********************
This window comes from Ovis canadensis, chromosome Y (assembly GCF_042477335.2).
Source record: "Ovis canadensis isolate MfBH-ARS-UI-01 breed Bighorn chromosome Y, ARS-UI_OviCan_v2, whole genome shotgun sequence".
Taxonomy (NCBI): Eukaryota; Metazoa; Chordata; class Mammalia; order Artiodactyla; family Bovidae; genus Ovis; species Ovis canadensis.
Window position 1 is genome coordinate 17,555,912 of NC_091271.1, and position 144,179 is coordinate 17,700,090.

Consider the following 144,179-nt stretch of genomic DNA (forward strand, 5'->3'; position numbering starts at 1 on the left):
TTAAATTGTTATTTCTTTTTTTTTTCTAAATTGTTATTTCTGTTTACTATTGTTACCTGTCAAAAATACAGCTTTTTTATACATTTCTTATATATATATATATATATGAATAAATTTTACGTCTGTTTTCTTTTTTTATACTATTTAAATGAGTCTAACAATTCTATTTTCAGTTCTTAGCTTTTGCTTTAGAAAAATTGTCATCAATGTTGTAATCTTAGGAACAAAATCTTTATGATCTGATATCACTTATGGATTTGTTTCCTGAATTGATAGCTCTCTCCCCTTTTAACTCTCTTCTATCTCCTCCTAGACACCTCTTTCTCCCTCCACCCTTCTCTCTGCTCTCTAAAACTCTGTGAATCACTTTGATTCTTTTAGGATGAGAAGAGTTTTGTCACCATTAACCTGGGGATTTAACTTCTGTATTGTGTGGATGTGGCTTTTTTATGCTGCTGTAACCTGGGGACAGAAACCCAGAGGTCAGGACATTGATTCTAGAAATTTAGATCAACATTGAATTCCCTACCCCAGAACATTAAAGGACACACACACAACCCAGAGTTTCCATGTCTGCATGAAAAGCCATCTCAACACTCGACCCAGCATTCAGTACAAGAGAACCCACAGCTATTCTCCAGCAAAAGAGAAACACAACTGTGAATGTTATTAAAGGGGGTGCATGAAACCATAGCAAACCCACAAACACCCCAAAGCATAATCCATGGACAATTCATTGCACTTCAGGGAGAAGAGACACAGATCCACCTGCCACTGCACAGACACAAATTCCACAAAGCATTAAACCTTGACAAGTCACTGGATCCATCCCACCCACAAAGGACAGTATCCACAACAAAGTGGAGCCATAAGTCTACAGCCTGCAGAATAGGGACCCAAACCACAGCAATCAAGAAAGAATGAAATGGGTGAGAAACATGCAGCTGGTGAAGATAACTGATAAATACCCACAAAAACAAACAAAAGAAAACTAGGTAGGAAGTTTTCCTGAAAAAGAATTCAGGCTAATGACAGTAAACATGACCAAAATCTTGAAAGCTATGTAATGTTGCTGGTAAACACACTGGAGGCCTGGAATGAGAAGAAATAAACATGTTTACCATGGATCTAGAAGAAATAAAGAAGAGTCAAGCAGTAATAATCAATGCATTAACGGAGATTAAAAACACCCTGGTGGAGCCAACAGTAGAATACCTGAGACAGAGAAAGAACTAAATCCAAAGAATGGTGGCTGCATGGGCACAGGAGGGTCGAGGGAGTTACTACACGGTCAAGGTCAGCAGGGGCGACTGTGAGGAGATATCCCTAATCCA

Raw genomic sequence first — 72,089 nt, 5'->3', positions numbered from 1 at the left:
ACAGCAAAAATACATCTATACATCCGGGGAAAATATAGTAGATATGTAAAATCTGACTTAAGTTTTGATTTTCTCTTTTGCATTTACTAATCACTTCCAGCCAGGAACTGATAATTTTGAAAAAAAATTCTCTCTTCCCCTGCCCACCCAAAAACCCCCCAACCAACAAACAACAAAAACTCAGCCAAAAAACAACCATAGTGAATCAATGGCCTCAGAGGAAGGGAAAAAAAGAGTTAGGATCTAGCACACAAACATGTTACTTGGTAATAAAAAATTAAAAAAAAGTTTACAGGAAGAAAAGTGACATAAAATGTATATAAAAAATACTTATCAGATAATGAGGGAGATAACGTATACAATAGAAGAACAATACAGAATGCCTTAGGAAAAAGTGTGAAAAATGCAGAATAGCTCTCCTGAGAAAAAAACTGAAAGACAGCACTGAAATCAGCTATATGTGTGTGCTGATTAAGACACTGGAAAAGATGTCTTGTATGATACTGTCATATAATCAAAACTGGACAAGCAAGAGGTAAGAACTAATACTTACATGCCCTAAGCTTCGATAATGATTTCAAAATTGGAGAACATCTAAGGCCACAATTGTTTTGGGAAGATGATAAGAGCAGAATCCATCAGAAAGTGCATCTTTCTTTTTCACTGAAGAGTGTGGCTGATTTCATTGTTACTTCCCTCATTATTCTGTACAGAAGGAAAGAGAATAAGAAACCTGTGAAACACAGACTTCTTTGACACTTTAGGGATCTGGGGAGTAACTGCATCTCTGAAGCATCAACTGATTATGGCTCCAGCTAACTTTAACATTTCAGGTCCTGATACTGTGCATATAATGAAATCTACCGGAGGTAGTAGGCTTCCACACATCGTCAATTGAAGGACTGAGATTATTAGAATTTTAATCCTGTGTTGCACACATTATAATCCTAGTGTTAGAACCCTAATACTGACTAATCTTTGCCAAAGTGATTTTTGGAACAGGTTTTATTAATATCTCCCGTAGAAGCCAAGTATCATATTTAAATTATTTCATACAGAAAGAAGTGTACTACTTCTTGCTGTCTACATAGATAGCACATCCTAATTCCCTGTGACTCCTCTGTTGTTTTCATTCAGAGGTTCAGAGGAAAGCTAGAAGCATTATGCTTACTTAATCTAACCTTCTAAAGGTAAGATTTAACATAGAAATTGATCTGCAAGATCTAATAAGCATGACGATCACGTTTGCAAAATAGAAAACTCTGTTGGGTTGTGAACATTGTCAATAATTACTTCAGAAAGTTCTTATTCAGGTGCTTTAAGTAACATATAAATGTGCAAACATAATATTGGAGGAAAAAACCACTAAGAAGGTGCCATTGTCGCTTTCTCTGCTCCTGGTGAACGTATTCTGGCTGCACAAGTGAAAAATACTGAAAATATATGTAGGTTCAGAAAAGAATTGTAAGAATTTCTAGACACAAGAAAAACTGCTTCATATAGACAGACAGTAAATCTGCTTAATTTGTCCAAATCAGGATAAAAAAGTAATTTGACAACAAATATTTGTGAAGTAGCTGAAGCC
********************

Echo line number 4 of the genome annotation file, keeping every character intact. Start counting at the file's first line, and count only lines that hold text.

Window position 1 is genome coordinate 17,555,912 of NC_091271.1, and position 144,179 is coordinate 17,700,090.